Wednesday, June 9, 2010

The Way Healthcare Should Function

This article from the Weekly Standard almost makes me want to cry with frustration. It shows how the healthcare system generally would function in the absence of government-imposed distortions such as Medicare, Medicaid, and (especially!) the tax loophole for employer-provided insurance. Sadly, Obamacare will push the system even further in the wrong direction. And when those bad results become obvious, I can safely predict politicians will blame the free market and use the mess as an excuse for even more government intervention. This is "Mitchell's Law": Bad policy begets more bad policy.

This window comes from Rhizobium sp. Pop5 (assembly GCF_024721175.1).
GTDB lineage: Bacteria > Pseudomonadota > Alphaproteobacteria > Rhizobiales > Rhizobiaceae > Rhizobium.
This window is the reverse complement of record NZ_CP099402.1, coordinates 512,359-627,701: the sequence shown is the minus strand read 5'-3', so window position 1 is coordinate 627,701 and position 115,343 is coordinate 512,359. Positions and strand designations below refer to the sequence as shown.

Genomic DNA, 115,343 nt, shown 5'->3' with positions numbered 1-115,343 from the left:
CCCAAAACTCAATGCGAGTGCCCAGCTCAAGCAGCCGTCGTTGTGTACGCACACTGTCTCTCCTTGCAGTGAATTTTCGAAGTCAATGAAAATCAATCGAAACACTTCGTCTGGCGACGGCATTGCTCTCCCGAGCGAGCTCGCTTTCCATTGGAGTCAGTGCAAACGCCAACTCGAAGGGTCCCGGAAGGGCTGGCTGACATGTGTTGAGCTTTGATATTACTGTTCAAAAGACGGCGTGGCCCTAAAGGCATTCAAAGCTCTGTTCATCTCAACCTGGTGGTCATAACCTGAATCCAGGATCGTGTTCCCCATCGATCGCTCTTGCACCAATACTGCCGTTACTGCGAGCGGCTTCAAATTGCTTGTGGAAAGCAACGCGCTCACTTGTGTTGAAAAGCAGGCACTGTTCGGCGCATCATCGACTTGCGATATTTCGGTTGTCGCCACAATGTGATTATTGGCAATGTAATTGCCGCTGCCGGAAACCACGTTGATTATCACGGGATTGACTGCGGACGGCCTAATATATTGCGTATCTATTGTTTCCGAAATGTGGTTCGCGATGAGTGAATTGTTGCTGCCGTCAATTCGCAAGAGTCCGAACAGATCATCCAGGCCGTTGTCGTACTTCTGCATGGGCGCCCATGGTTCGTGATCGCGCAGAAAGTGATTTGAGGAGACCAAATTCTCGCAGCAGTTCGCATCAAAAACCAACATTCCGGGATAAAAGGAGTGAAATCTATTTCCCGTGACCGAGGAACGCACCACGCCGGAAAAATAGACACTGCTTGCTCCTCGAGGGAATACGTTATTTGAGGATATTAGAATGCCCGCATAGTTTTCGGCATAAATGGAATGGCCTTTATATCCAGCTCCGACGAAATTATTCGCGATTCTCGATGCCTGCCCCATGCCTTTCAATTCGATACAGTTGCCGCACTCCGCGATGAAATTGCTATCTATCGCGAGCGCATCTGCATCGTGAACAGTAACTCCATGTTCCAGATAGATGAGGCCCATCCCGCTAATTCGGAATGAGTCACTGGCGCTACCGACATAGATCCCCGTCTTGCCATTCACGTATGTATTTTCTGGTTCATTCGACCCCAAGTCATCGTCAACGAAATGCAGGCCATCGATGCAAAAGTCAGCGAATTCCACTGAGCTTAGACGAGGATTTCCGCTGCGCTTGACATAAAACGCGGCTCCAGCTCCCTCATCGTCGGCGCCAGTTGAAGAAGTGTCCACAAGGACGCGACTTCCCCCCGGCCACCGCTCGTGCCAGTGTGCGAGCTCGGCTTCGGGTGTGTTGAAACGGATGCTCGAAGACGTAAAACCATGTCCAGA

On a wall inside Dr. Brian Forrest’s medical office in a suburb of Raleigh, North Carolina, is something you won’t find in most doctors’ offices, a price list... Forrest doesn’t take insurance. If he did, the prices would be far higher and not nearly as transparent. He says listing prices up front is about trying to do business in a straightforward way, “like a Jiffy Lube.” Forrest’s practice, Access Healthcare, was born out of his frustration with the bureaucratic system run by major health care providers and insurance companies. His epiphany came about 10 years ago, as he was completing his family medicine residency at Wake Forest University. “I was basically being told I needed to see 30 patients a day every day, and that’s what we had to do,” he recalls, speaking with a soft drawl. He didn’t care for that pace, preferring to spend 45 minutes to an hour with each patient. ...Because he doesn’t have to file insurance forms, he only needs a single office assistant, and the low overhead allows him to charge less than other doctors. Occasionally, his charges wind up being less than just the co-pays for Medicare or private insurance. He’s negotiated deals with a lab company to reduce his patients’ costs for tests. The lab loves being paid on the spot for services rendered and allows Forrest to charge his patients $30, for example, for a prostate-cancer screening test that the company bills to an insurer at $184. “For specialists, cash in the hand is better than a bigger amount charged to insurance,” he says. He’s found other doctors happy to join in, such as a cardiologist who’s willing to give discounts of 80 to 90 percent to his patients if he’s paid cash up front. “The discovery I made was that by getting rid of administrative, bureaucratic hassles, I was able to do very well financially and at the same time have high patient satisfaction and good quality of care,” he says. Even more surprising, most of his patients are not wealthy. Half have no insurance, and another 15 percent are on Medicare. recent months, he’s been flooded with inquiries from fellow doctors. “Since the health care reform bill passed, you wouldn’t believe the number of doctors who have said they’ve had it and want to operate outside the system,” he says.

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